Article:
AMO's Cable Calculator

Conductor Size & Voltage Drop Calculators
for Single and Triple Phase AC

 Available Cable Calculators
1ø VDSingle Phase Voltage Drop
1ø CSSingle Phase Conductor Size
3ø VDThree Phase Voltage Drop
3ø CSThree Phase Conductor Size
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Three Phase Voltage Drop (VD)

About the formula | Use the calculator | Use the walkthrough

About the Voltage Drop (VD) Formula

In the following formula, we will use the letter "K" to represent Specific Resistance, which has a value of 10.8 when using copper conductors. "I" represents Amperage. "L" represents the Length of the run."CMA" is the Circular Mil Area, or the cross section of the conductor measured in mils (.001 inch). We multiply K by the square root of 3 in three phase. For single phase, we would multiply K by 2.

You can click on the different parts of the formula below for an explanation of each variable.

Three-Phase Voltage Drop (VD):
VD = √3 × K × I × L

Conductors per leg × CMA

Please note that this formula is for three-phase (3ø) rigs only. Click here for the single-phase formula.

In a power distribution system, the Voltage Drop (VD) is the portion of the voltage lost during a particular run. It is important to know the VD of a run in order to ensure that we stay inside the Allowable Voltage Drop (AVD), as defined by the National Electric Code (NEC).

The AVD is 3% for a Main Circuit (aka: Feeder Circuit) and 2% for a Branch Circuit for a total of 5%. If your VD is greater than the AVD for the circuit type in question, you are not in compliance with the NEC standard. You will need to lower your VD, until you are compliant.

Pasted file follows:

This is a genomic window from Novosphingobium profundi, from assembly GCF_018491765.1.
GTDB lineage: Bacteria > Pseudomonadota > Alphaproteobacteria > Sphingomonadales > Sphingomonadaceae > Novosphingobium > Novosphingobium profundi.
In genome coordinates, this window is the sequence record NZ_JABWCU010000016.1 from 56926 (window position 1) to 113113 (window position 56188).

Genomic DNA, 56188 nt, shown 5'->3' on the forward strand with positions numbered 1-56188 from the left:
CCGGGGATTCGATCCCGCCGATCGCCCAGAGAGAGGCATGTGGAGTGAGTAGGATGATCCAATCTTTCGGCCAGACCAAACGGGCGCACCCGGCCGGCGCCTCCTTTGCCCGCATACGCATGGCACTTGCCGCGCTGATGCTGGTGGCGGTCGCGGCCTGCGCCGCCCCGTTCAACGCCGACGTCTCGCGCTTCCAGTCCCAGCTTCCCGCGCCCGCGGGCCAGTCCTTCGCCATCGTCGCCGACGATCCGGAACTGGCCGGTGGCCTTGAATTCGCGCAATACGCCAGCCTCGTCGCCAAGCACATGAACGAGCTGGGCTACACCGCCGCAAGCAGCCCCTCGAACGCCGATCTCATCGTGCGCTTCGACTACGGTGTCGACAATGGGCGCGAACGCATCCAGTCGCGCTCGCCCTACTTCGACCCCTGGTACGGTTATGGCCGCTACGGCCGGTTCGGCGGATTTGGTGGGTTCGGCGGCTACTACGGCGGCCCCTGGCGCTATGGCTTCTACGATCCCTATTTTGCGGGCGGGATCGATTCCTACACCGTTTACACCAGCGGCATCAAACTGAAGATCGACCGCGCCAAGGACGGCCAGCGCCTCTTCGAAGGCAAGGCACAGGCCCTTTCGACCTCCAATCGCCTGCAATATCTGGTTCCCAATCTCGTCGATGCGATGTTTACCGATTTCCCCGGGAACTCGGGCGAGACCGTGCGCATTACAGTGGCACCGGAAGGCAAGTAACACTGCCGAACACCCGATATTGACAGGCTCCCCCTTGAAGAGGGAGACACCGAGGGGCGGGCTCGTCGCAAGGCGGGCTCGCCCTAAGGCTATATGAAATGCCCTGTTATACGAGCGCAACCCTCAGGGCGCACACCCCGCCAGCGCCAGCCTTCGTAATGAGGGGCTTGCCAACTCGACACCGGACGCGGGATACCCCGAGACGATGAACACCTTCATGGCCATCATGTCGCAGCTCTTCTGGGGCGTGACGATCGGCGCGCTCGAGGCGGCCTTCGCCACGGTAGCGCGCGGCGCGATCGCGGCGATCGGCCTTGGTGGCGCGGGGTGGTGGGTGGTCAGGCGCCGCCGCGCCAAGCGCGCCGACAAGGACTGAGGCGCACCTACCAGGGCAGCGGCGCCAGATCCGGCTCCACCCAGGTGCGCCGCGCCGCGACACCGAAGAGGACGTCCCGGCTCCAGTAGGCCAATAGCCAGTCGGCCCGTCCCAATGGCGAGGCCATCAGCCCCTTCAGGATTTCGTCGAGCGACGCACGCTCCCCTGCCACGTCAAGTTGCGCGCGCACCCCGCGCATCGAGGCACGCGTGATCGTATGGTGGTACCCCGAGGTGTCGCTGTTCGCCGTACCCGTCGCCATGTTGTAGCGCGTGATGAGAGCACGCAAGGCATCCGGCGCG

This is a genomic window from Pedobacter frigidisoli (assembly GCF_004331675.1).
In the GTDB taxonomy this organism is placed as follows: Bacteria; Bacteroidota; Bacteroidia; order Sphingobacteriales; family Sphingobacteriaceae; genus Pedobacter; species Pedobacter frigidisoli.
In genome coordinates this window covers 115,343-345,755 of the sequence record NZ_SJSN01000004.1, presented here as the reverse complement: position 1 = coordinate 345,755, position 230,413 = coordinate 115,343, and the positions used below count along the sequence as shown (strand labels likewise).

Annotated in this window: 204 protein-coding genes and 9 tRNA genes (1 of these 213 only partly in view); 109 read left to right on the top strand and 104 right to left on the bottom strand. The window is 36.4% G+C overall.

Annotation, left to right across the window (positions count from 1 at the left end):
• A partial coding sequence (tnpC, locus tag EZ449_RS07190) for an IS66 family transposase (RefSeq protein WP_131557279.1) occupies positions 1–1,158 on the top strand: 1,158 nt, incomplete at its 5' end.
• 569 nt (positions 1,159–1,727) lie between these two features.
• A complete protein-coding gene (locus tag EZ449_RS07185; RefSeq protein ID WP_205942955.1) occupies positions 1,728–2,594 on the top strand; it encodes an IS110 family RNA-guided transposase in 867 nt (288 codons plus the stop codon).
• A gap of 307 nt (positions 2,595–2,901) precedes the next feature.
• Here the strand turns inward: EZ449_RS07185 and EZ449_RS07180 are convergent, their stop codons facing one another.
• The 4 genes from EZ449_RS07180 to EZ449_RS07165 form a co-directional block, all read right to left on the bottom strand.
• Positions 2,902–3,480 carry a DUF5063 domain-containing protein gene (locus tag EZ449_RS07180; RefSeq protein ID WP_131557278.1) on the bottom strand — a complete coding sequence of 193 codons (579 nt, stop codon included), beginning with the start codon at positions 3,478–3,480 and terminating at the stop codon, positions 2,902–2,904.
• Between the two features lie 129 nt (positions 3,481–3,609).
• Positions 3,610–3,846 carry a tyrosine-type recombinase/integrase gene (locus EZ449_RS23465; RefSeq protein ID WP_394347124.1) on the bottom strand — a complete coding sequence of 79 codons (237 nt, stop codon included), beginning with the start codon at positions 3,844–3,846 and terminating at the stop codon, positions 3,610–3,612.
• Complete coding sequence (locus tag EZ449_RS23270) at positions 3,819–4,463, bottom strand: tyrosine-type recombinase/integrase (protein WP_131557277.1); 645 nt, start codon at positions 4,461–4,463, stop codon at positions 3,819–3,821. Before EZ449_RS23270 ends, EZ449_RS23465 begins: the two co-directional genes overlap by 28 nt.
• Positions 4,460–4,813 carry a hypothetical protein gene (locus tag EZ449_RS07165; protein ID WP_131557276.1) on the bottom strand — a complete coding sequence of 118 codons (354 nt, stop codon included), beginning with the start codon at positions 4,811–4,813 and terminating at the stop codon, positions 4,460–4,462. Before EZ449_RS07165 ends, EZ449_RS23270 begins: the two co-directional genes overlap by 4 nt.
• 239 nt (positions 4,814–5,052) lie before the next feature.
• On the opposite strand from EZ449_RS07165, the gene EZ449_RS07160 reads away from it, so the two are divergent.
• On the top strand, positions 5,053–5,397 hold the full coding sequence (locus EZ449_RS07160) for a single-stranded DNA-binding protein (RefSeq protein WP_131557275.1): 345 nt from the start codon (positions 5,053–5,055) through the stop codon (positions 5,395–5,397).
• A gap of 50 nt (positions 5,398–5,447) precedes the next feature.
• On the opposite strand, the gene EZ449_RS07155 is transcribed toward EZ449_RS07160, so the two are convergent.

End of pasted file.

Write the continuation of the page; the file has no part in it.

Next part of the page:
The NEC defines the following AVDs:
Feeder Circuit AVD3.
Branch Circuit AVD2.

Please note: Calculations from this page are set up as guidelines. You still have to make the decision as to how much cable to lay down in any rig. If you have any questions contact us.

Voltage Drop Calculator

Circuit Type:
VD = 18.706 × Amps (I) per Leg:
× Length (L) of run in feet:

Conductors per leg
Circular Mil Area
(UseQuickInsert at right)
Line Size:CMA:

Calculator Walkthrough

This section will walk you through the calculator while filling in the values for the calculator above. For a detailed explanation of this formula, please see the Formula Explanation.

Note that you can calculate the Total CMA by skipping directly to step 5 below.
 1. Are we looking at a Main Run (Feeder) or Branch circuit?

 2. How many Amps (i) does the circuit draw (per leg)?

 3. What Voltage are we using?

 4. What is the Length (L) of the circuit in feet?

 5. How many conductors are we using (per leg)?

 6. What type of conductor are we using?

 7. What is the Circular Mil Area (CMA) of our Conductor?

  Our total CMA (Number of Conductors × CMA) is:

 8. Answer: press "Calculate" below.

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